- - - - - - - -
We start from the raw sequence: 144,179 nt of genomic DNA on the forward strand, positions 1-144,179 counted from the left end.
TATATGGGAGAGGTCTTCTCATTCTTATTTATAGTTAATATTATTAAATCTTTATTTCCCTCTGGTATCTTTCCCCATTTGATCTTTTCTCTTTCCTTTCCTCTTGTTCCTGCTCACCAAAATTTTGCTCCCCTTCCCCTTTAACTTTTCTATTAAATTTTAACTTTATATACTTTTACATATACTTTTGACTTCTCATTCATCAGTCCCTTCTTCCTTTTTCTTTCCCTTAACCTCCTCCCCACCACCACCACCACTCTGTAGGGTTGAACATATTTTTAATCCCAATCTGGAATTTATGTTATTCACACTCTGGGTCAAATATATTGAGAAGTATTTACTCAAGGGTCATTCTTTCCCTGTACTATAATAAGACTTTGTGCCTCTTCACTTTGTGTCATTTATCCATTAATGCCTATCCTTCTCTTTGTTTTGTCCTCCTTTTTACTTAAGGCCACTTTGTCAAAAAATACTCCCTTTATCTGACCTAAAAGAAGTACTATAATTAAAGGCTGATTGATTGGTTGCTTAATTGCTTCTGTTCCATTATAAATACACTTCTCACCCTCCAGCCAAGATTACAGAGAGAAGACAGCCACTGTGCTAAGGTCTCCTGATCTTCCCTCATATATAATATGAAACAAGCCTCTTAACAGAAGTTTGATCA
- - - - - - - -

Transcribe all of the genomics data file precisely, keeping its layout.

We start from the raw sequence: 144,179 nt of genomic DNA on the forward strand, positions 1-144,179 counted from the left end.
TATATGGGAGAGGTCTTCTCATTCTTATTTATAGTTAATATTATTAAATCTTTATTTCCCTCTGGTATCTTTCCCCATTTGATCTTTTCTCTTTCCTTTCCTCTTGTTCCTGCTCACCAAAATTTTGCTCCCCTTCCCCTTTAACTTTTCTATTAAATTTTAACTTTATATACTTTTACATATACTTTTGACTTCTCATTCATCAGTCCCTTCTTCCTTTTTCTTTCCCTTAACCTCCTCCCCACCACCACCACCACTCTGTAGGGTTGAACATATTTTTAATCCCAATCTGGAATTTATGTTATTCACACTCTGGGTCAAATATATTGAGAAGTATTTACTCAAGGGTCATTCTTTCCCTGTACTATAATAAGACTTTGTGCCTCTTCACTTTGTGTCATTTATCCATTAATGCCTATCCTTCTCTTTGTTTTGTCCTCCTTTTTACTTAAGGCCACTTTGTCAAAAAATACTCCCTTTATCTGACCTAAAAGAAGTACTATAATTAAAGGCTGATTGATTGGTTGCTTAATTGCTTCTGTTCCATTATAAATACACTTCTCACCCTCCAGCCAAGATTACAGAGAGAAGACAGCCACTGTGCTAAGGTCTCCTGATCTTCCCTCATATATAATATGAAACAAGCCTCTTAACAGAAGTTTGATCA